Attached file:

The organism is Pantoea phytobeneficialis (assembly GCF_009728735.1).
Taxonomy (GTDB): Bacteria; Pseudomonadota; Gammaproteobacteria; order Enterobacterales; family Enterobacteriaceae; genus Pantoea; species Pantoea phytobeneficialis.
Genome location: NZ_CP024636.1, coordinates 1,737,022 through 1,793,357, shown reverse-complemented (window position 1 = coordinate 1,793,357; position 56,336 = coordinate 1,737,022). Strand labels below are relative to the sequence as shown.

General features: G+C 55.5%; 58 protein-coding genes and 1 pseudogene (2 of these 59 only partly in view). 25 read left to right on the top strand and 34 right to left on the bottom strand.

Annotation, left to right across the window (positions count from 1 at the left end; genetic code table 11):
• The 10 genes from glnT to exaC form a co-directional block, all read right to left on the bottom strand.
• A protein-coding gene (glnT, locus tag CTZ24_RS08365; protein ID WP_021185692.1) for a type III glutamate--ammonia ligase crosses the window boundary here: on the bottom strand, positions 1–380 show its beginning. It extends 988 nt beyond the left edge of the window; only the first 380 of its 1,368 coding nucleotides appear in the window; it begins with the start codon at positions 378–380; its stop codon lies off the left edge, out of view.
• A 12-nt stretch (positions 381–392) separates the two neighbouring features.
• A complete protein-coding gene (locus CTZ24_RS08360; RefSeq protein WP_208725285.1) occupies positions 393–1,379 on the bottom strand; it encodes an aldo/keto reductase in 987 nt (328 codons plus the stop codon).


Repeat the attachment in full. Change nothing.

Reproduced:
The organism is Pantoea phytobeneficialis (assembly GCF_009728735.1).
Taxonomy (GTDB): Bacteria; Pseudomonadota; Gammaproteobacteria; order Enterobacterales; family Enterobacteriaceae; genus Pantoea; species Pantoea phytobeneficialis.
Genome location: NZ_CP024636.1, coordinates 1,737,022 through 1,793,357, shown reverse-complemented (window position 1 = coordinate 1,793,357; position 56,336 = coordinate 1,737,022). Strand labels below are relative to the sequence as shown.

General features: G+C 55.5%; 58 protein-coding genes and 1 pseudogene (2 of these 59 only partly in view). 25 read left to right on the top strand and 34 right to left on the bottom strand.

Annotation, left to right across the window (positions count from 1 at the left end; genetic code table 11):
• The 10 genes from glnT to exaC form a co-directional block, all read right to left on the bottom strand.
• A protein-coding gene (glnT, locus tag CTZ24_RS08365; protein ID WP_021185692.1) for a type III glutamate--ammonia ligase crosses the window boundary here: on the bottom strand, positions 1–380 show its beginning. It extends 988 nt beyond the left edge of the window; only the first 380 of its 1,368 coding nucleotides appear in the window; it begins with the start codon at positions 378–380; its stop codon lies off the left edge, out of view.
• A 12-nt stretch (positions 381–392) separates the two neighbouring features.
• A complete protein-coding gene (locus CTZ24_RS08360; RefSeq protein WP_208725285.1) occupies positions 393–1,379 on the bottom strand; it encodes an aldo/keto reductase in 987 nt (328 codons plus the stop codon).